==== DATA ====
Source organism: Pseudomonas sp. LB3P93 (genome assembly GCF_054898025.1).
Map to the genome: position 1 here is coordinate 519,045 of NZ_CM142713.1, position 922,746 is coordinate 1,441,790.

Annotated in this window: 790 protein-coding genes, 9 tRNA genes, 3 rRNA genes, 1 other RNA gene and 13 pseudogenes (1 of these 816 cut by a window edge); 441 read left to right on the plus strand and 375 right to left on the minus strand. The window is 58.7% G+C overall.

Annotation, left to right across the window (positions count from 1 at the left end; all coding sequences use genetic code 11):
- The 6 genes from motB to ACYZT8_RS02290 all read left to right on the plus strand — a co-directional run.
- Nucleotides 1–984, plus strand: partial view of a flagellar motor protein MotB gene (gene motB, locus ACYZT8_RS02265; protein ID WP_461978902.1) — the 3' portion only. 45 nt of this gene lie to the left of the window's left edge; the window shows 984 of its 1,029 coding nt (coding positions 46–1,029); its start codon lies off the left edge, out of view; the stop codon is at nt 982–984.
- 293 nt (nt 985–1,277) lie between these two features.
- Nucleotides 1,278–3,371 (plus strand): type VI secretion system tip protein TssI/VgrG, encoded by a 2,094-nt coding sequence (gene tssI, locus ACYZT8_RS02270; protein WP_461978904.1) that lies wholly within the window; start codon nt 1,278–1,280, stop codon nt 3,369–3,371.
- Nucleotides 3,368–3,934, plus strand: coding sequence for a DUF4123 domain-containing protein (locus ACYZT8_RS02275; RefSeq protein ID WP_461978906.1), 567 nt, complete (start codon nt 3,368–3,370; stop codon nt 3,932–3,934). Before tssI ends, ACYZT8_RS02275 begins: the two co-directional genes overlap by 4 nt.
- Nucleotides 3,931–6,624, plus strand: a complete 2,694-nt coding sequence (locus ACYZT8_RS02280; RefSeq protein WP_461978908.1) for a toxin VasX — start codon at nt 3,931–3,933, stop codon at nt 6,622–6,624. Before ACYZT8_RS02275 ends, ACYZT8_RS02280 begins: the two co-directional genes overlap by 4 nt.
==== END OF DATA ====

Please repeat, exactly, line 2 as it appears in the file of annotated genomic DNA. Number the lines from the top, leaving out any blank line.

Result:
Map to the genome: position 1 here is coordinate 519,045 of NZ_CM142713.1, position 922,746 is coordinate 1,441,790.